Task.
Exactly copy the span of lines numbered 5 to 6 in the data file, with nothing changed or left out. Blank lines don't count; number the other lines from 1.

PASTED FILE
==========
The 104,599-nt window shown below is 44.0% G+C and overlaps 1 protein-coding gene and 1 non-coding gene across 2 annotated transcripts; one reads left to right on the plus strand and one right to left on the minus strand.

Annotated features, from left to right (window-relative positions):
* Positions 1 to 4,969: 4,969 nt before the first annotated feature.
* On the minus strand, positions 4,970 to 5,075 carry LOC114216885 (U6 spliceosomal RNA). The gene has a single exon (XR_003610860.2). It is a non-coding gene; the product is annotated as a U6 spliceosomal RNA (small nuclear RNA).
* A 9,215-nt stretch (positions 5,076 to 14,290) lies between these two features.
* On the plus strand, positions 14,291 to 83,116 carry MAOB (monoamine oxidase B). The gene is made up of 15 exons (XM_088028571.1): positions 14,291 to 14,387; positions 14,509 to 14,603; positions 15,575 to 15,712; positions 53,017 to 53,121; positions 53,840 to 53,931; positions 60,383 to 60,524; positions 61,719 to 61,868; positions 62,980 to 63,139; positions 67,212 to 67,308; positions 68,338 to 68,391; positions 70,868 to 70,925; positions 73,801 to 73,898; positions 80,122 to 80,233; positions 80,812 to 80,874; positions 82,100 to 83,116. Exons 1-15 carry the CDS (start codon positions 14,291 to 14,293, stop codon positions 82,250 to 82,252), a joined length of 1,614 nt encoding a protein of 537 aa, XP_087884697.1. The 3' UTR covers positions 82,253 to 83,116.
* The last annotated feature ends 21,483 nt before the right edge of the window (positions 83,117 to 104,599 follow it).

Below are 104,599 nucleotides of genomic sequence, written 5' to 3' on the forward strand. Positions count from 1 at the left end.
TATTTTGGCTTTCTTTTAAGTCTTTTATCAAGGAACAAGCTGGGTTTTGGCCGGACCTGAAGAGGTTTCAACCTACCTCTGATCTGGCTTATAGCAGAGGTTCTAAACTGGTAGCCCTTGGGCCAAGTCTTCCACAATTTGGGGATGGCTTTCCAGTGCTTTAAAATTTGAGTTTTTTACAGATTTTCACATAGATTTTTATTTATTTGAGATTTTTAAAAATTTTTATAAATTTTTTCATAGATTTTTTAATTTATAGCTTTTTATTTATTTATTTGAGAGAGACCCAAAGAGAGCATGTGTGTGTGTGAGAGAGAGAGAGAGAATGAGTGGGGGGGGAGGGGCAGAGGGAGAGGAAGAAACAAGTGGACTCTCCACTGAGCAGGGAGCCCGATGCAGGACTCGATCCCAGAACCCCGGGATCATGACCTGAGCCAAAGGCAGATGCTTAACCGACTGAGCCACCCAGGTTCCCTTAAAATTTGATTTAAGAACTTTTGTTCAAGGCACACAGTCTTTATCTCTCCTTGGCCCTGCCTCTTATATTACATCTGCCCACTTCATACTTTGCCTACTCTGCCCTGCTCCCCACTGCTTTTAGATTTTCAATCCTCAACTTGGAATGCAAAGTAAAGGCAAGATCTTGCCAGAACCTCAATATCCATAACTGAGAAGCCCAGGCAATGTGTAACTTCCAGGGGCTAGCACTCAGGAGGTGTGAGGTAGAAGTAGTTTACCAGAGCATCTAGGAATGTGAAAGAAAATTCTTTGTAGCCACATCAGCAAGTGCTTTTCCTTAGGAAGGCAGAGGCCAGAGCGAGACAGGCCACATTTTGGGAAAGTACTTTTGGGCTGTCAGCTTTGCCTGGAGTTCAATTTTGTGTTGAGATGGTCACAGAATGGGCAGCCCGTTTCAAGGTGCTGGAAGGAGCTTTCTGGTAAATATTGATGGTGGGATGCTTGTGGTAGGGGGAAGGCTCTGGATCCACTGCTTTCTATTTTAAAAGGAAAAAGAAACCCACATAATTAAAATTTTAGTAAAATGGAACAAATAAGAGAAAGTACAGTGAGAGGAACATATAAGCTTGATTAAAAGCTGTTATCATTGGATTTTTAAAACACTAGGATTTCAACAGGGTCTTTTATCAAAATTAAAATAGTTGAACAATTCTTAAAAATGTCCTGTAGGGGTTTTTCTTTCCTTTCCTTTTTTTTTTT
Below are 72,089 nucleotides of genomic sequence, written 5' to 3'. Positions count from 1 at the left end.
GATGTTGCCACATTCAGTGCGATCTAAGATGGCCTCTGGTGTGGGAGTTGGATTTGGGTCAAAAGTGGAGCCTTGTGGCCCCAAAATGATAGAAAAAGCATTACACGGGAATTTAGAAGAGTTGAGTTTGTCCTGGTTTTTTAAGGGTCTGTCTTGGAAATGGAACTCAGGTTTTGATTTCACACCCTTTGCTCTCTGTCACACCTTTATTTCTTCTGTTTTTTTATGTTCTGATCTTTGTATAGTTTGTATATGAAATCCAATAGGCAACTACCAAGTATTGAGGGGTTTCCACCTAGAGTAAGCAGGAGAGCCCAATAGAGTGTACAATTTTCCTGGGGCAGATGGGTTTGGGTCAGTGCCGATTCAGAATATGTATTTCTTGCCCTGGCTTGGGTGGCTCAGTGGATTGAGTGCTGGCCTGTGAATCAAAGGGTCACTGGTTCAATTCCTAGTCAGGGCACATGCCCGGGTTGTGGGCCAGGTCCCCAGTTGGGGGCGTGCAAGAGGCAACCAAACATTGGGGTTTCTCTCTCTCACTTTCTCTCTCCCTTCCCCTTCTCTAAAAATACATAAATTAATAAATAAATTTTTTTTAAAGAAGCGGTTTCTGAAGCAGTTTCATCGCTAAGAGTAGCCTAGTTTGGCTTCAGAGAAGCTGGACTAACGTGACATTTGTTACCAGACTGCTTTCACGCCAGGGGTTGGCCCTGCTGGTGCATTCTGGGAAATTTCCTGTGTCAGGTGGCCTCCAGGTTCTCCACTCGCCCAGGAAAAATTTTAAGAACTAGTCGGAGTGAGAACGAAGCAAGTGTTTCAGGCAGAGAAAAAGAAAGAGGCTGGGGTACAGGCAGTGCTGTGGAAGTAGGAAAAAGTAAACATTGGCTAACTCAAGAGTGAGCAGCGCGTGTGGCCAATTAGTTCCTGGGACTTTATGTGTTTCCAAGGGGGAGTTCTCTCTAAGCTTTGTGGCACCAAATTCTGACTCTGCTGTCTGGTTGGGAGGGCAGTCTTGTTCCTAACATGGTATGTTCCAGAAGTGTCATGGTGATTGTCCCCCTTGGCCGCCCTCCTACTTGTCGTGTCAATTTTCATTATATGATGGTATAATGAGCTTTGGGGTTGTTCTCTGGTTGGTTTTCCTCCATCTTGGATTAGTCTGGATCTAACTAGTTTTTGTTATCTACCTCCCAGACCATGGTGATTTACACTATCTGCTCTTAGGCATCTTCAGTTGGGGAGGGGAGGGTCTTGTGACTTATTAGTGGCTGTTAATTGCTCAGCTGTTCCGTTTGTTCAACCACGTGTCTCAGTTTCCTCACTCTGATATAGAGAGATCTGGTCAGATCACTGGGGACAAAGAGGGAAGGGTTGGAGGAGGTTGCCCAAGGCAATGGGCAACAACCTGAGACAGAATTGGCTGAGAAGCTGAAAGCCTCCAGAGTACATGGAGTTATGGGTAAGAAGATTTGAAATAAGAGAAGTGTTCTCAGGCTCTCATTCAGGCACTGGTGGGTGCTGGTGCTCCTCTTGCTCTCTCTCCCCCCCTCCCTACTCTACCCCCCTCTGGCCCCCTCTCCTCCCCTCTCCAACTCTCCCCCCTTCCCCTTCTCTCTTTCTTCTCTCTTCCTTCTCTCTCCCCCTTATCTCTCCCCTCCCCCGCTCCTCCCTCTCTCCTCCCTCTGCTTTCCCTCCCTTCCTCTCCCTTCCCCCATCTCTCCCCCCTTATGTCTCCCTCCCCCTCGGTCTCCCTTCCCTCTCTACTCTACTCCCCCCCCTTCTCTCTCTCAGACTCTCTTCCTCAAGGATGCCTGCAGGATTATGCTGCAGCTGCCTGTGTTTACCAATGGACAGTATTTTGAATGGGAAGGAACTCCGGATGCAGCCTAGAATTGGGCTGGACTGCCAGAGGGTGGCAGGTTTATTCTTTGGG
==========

* A 9,215-nt stretch (positions 5,076 to 14,290) lies between these two features.
* On the plus strand, positions 14,291 to 83,116 carry MAOB (monoamine oxidase B). The gene is made up of 15 exons (XM_088028571.1): positions 14,291 to 14,387; positions 14,509 to 14,603; positions 15,575 to 15,712; positions 53,017 to 53,121; positions 53,840 to 53,931; positions 60,383 to 60,524; positions 61,719 to 61,868; positions 62,980 to 63,139; positions 67,212 to 67,308; positions 68,338 to 68,391; positions 70,868 to 70,925; positions 73,801 to 73,898; positions 80,122 to 80,233; positions 80,812 to 80,874; positions 82,100 to 83,116. Exons 1-15 carry the CDS (start codon positions 14,291 to 14,293, stop codon positions 82,250 to 82,252), a joined length of 1,614 nt encoding a protein of 537 aa, XP_087884697.1. The 3' UTR covers positions 82,253 to 83,116.